• Divided By

      Function dividedBy creates an arithmetic expression to divide this value with the specified value.

        Select.from(AUTHOR)
          .where(a -> a.id().between(10, literal(30).dividedBy(2)));
      

    Predicates

    Predicates are expressions with a Boolean value, which are used in filters to restrict the result set or to specify a target entity set.

    Comparison Operators

    These comparison operators are supported:

    Predicate Description Example
    EQ Test if this value equals a given value. NULL values might be treated as unknown resulting in a three-valued logic as in SQL.
    Select.from("bookshop.Books")
      .where(b -> b.get("stock")
      .eq(15));
    
    NE Test if this value is NOT equal to a given value. NULL values might be treated as unknown resulting in a three-valued logic as in SQL.
    Select.from("bookshop.Books")
      .where(b -> b.get("stock")
      .ne(25));
    
    IS Test if this value equals a given value. NULL values are treated as any other value.
    Select.from("bookshop.Books")
      .where(b -> b.get("stock")
      .is(15));
    
    IS NOT Test if this value is NOT equal to a given value. NULL values are treated as any other value.
    Select.from("bookshop.Books")
      .where(b -> b.get("stock")
      .isNot(25));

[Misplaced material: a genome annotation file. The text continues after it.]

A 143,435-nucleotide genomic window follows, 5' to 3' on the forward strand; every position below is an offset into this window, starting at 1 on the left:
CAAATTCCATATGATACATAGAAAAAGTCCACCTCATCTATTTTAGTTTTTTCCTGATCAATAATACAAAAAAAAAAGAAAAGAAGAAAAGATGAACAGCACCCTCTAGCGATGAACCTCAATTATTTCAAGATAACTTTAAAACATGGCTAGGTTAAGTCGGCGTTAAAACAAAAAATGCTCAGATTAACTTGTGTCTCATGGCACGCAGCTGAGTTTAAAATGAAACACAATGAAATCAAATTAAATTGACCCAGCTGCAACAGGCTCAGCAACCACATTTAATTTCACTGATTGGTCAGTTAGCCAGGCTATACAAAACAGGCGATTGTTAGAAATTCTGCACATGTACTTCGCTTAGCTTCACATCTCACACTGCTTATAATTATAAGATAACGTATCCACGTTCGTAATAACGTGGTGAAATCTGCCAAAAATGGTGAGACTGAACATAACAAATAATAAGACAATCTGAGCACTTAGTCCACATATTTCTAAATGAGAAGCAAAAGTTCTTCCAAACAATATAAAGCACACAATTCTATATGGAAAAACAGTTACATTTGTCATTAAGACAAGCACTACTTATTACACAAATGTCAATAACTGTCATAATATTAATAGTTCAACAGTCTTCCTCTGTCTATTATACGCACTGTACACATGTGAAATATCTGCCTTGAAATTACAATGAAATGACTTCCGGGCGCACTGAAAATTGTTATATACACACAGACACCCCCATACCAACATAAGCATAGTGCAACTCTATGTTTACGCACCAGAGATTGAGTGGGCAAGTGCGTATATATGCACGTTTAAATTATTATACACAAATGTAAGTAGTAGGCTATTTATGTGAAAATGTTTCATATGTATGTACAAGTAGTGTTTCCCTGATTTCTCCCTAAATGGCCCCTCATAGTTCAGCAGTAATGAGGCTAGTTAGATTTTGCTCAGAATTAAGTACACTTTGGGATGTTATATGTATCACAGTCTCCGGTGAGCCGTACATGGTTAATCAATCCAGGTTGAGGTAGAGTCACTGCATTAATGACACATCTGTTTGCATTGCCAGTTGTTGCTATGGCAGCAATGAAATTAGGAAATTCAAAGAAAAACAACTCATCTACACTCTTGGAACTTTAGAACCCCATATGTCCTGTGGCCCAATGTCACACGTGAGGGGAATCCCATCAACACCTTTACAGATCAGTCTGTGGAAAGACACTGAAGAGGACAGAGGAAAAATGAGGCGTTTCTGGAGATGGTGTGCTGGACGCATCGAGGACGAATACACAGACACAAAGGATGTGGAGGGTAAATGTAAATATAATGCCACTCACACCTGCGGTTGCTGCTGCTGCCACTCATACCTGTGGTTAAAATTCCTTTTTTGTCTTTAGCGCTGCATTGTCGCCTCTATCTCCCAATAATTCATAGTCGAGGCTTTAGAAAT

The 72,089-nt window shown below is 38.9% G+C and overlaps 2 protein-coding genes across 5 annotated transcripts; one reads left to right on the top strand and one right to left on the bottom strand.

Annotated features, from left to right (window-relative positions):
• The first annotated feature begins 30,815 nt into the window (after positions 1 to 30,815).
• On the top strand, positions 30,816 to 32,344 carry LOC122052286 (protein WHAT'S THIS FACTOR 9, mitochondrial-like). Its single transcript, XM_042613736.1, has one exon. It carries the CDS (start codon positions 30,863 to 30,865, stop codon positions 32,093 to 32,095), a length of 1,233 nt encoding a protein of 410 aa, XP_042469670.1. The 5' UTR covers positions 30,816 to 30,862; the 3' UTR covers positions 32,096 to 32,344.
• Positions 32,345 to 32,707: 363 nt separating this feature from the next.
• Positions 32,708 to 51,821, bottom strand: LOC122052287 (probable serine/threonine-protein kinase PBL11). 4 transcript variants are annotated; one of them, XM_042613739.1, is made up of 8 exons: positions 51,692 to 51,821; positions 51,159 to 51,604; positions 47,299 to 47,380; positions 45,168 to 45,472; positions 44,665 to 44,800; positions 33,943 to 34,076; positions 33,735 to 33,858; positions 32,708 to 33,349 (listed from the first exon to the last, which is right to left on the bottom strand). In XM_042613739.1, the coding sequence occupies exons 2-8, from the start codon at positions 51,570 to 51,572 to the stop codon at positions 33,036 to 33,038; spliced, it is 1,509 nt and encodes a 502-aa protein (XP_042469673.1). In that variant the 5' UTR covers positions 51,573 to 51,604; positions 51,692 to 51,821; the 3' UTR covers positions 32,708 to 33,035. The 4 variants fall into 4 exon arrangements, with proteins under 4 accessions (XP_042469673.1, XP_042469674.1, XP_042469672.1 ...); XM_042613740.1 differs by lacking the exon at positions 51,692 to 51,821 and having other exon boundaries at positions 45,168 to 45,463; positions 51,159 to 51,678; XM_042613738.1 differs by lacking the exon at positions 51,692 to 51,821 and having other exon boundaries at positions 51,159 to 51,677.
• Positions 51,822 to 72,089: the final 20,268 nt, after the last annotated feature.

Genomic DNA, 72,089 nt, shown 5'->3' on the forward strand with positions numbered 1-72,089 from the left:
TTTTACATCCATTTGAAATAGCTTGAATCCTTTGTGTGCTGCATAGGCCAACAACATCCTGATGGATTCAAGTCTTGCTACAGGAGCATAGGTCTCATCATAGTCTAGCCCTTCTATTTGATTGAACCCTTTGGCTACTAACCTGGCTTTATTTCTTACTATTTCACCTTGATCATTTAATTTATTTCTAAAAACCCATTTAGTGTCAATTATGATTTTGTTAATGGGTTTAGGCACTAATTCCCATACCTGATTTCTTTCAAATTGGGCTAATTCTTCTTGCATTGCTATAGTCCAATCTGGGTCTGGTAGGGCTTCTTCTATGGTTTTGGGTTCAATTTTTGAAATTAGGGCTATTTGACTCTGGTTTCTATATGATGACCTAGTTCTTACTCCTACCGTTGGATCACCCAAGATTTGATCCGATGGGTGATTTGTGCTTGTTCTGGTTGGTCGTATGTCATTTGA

GT Test if this value is greater than a given value.
    Select.from("bookshop.Books")
      .where(b -> b.get("stock")
      .gt(5));
    
    LT Test if this value is less than a given value.
    Select.from("bookshop.Books")
      .where(b -> b.get("stock")
      .lt(5));
    
    LE Test if this value is less than or equal to a given value.
    Select.from("bookshop.Books")
      .where(b -> b.get("stock")
      .le(5));
    
    IN Test if this value is equal to any value in a given list.
    Select.from("bookshop.Books")
      .where(b -> 
        b.get("author.name")
         .in("Poe", "Hemingway"));
    
    BETWEEN Test if this value is between a range of values.
    Select.from("bookshop.Books")
      .where(b -> b.get("stock")
      .between(5,10));
    

    Logical Operators

    Predicates can be combined using logical operators:

    Operator Description Example
    AND Returns a predicate that represents a logical AND of this predicate and another.
    Select.from("bookshop.Authors")
    .where(a -> 
      a.get("name").eq("Peter)
       .and(a.get("Id").eq(1)));
    
    OR Returns a predicate that represents a logical OR of this predicate and another.
    Select.from("bookshop.Authors")
    .where(a -> 
      a.get("name").eq("Peter)